MR. JUSTICE HOLMES delivered the opinion of the court.
This is a suit by the heirs of Maggie Taylor, a member of the Chickasaw tribe of Indians, against the plaintiff in error, her husband and devisee, to recover her allotment, which she devised to him. The answer relied upon the
By § 12 of the above act "each member of said tribes shall, at the time of the selection of his allotment, designate as a homestead out of said allotment land equal in value to one hundred and sixty acres of the average allotable land of the Choctaw and Chickasaw nations, as nearly as may be, which shall be inalienable during the lifetime of the allottee, not exceeding twenty-one years from the date of certificate of allotment, and separate certificate and patent shall issue for said homestead." By § 16 all lands allotted to members of said tribes except homestead shall be alienable after issue of patent, one fourth in acreage in one year, one fourth in three years, and the rest in five years; but not for less than its appraised value before the expiration of the tribal governments. The plaintiff in error, in aid of the construction of §§ 12, 16, for which he contends, and to show that transactions inter vivos alone were aimed at by the word "inalienable," invokes § 15 which enacts that allotted lands "shall not be affected or encumbered by any deed, debt, or obligation of any character contracted prior to the time at which said land may be alienated under this Act, nor shall said lands be sold except as herein provided."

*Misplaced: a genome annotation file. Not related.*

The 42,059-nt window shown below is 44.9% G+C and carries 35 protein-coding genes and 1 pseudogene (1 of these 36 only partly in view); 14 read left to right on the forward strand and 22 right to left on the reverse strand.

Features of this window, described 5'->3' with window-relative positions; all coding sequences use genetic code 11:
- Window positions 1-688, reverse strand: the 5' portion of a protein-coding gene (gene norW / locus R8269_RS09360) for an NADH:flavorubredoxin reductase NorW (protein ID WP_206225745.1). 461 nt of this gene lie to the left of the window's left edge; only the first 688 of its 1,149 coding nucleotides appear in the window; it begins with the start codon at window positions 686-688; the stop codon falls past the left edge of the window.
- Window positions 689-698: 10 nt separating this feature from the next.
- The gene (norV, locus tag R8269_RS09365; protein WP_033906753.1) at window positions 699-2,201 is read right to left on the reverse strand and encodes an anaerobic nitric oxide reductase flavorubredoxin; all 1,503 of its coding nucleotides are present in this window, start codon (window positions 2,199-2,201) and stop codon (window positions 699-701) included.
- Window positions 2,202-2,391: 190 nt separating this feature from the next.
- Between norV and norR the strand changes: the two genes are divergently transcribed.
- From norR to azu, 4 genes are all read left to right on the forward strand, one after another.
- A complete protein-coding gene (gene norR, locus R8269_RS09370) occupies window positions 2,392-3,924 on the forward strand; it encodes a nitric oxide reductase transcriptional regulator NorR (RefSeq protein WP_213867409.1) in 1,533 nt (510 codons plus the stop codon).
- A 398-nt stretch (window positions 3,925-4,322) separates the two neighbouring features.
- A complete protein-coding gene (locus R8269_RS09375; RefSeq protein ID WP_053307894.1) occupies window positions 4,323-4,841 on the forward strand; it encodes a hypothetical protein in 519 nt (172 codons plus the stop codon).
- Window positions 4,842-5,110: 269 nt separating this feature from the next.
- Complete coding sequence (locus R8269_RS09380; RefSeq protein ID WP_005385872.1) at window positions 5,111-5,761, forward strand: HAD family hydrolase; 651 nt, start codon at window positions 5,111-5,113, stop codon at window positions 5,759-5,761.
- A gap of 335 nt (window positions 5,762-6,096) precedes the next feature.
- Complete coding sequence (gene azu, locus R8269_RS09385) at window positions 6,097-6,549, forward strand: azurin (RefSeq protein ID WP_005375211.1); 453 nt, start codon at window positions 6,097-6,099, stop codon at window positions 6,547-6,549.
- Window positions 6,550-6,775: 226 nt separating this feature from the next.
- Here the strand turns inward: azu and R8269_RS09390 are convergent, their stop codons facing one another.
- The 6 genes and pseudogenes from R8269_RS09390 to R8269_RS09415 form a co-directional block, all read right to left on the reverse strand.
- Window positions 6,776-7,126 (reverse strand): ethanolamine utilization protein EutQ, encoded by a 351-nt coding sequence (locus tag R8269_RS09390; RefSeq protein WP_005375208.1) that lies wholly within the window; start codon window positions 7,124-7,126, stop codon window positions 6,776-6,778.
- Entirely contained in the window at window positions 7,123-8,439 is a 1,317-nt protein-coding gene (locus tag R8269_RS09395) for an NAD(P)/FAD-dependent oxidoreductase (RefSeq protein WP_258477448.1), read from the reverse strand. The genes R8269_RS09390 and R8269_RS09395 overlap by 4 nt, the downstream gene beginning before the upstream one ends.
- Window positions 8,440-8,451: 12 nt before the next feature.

The land in question was allotted to Maggie Taylor in 1903, including, it would seem, a homestead; patents were issued on December 20, 1904, and were approved by the Secretary of the Interior and delivered on December 28, 1904. She made her will on March 22, and died on March 25, 1905, so that if the foregoing prohibitions extend to a devise they include the one under which the plaintiff in error claims. Obviously they could be read in a narrower
A further and distinct argument is based upon the act to provide for additional judges, etc., of April 28, 1904, c. 1824, § 2, 33 Stat. 573, to the effect that all the laws of Arkansas theretofore put in force in the Indian Territory are extended to embrace all persons and estates in said territory, whether Indians, freedmen, or otherwise, and full jurisdiction is conferred upon the district courts in the settlement of all estates of decedents, and the guardianship of minors and incompetents, whether Indians, freedmen, or otherwise. The Arkansas law of wills was a part of the law that thus had been adopted for the Indian Territory before 1904, and it is contended that the result of the above extension was to free the Indians from the restrictions so specifically imposed upon them in 1902. Of course nothing of that sort was intended. As said below (33 Oklahoma, p. 201), the extension enabled "the Indian to devise all his alienable property by will made in accordance with the laws of the State of Arkansas, but did not operate to remove any of the restrictions theretofore placed upon lands of Indians by act of Congress." That this was the understanding of Congress is indicated by the acts of April 26, 1906, c. 1876, § 23, 34 Stat. 137, 145, and May 27, 1908, c. 199, 35 Stat. 312, giving Indians power to dispose of their allotments by will.